In the past I had tunnel vision, so that realization has been incredibly satisfying and it has reduced the psychological stress of workouts tremendously.
When I first discovered the “Breathe” app I figured it was a useless gimmick. I tried it once or twice, but didn’t see the purpose of it.
Now that I’ve realized the benefits of mindfulness and breathing, I use it several times a day. It helps me relax, reduce tension, and momentarily disconnect from everything that’s going on around me.
For many athletes, recovery is often seen as a luxury they can’t afford (or don’t have time for).
I have a daily reminder to stretch. But guess what? More often than not, I don’t get around to it because “I don’t have time.”
However, stretching is only one of the methods I use for recovery. Others include:
As you can see, recovery doesn’t necessarily require additional time, you can simply weave it into your daily routine.
Don’t forget why you started working out in the first place. If improving your overall health is your primary goal—as opposed to competing at the CrossFit Games—”redlining” at every workout might feed your ego, but it won’t make you any healthier.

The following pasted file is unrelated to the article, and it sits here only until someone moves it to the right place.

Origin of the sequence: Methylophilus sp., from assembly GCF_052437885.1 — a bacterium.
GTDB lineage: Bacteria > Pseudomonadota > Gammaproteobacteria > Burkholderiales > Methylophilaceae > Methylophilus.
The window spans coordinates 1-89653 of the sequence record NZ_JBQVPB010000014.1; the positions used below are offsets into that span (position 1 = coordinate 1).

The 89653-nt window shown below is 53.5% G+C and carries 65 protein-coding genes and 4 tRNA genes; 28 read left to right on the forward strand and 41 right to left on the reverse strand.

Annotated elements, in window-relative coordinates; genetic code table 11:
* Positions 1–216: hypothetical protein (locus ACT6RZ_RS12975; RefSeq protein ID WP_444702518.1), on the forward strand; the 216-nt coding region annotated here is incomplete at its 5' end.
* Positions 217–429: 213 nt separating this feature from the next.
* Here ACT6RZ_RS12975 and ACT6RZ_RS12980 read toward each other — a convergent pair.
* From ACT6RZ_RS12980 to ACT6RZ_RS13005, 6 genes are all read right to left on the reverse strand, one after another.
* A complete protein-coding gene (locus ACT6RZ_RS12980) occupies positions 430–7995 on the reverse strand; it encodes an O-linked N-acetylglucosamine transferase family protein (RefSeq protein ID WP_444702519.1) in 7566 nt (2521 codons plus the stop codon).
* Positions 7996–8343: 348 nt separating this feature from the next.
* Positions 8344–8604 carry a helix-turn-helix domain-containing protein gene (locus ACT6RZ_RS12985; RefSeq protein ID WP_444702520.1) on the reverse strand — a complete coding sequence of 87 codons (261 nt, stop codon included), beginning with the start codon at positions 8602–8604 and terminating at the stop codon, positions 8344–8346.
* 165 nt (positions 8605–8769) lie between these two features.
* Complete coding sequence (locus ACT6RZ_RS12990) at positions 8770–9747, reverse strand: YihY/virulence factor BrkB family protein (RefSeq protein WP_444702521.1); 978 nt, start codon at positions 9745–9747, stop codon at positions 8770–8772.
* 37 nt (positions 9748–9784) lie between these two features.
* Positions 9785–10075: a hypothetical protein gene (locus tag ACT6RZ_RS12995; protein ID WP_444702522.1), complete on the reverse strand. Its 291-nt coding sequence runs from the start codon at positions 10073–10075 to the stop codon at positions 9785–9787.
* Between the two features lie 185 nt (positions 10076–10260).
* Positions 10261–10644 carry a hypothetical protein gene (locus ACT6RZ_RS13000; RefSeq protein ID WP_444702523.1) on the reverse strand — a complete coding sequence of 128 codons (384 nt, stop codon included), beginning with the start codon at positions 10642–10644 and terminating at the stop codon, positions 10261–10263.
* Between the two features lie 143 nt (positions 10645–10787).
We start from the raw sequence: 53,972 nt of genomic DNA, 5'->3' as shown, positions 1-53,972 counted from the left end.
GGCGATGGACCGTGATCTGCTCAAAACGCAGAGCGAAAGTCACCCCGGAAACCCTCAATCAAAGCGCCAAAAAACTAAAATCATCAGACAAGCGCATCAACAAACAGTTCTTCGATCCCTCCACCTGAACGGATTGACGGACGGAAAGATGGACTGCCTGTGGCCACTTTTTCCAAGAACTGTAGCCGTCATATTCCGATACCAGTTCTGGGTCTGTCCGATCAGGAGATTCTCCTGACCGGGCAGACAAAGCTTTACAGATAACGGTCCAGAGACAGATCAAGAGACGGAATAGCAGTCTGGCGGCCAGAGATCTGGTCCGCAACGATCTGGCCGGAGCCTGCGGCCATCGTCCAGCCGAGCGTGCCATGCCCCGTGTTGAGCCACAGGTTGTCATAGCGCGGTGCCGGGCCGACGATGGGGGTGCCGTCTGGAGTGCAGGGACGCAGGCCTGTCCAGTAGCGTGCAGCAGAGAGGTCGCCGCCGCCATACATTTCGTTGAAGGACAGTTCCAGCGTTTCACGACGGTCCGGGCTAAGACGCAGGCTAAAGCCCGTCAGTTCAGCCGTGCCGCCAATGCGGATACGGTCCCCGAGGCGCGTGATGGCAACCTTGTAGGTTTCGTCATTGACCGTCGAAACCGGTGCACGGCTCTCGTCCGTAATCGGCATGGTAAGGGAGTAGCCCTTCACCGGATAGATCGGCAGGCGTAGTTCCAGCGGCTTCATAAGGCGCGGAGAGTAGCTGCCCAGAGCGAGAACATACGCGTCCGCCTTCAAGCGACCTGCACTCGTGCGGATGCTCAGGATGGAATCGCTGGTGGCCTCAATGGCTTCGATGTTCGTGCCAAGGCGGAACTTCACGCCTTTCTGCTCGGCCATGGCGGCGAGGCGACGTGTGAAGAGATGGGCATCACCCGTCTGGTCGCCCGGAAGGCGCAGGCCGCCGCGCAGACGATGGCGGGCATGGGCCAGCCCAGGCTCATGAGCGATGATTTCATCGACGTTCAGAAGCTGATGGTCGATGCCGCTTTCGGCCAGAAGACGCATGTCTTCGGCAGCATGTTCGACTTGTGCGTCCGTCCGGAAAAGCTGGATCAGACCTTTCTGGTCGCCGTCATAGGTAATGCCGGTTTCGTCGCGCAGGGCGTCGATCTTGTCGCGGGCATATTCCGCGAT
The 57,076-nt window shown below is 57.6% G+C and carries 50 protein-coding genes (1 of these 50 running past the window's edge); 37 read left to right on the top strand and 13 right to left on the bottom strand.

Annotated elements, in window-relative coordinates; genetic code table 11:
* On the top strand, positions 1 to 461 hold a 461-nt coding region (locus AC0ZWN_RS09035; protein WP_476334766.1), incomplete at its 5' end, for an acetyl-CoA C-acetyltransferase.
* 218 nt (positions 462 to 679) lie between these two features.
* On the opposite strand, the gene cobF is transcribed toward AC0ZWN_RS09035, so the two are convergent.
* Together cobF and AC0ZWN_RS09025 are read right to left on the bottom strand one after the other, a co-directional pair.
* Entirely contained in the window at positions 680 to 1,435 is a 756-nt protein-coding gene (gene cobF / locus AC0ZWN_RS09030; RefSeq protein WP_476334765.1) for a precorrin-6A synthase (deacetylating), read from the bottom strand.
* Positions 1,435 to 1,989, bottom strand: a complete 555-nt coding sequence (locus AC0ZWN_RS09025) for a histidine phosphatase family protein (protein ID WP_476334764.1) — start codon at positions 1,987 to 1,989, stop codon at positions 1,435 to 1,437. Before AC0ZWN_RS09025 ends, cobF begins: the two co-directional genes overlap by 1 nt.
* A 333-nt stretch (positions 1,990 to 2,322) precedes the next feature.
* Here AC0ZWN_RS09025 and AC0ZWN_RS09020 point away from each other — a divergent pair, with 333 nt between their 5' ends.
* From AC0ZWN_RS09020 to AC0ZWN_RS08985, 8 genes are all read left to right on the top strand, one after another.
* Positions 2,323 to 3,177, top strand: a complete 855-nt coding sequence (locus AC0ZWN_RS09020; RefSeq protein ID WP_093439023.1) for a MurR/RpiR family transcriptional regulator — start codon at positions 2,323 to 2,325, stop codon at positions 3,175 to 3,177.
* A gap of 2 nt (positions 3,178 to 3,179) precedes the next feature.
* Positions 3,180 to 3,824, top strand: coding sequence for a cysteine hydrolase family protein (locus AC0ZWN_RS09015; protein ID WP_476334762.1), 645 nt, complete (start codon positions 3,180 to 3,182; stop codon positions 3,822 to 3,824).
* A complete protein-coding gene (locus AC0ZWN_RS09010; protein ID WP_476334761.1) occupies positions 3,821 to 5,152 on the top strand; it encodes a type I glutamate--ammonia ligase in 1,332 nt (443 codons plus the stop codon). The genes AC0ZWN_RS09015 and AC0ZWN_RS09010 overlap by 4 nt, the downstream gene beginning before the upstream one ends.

It’s all too easy to get wrapped up in the competition… even if it’s only for the top spot on the local leaderboard. I’ve found myself in that situation several times over the past two years, but then I remembered why I started CrossFit in the first place—to complement my healthy lifestyle, reduce the risk of developing chronic diseases, and improve my functional fitness.
To achieve those goals, it doesn’t matter where I end up on the leaderboard.
Plus, being aware of your fitness goals doesn’t mean that you can’t also be competitive. I still push myself when the time is right, I just no longer feel like I’m missing out—or letting myself down—when I don’t.
As of this writing, I’m 37 years old. According to WebMD, our fitness levels start naturally declining after our 20s. As a result, you might think that I was much fitter in my 20s—as a professional athlete—than I am now.
Interestingly enough, my metabolic conditioning is far superior now. And just a few weeks ago, I achieved a new 1 rep max clean.
Today I’m stronger than ever. I have more endurance, I feel and sleep better, and I have better body composition.
What that tells me is that I wasn’t tapping into my full potential when I was in my 20s. Instead, I overtrained, fed my body the wrong food, and thought getting a solid seven or eight hours of sleep was a luxury I couldn’t afford.
The good news is that it’s never too late to change those patterns. Learn how to not kill yourself at every workout and you’ll see positive results sooner than you’d expect.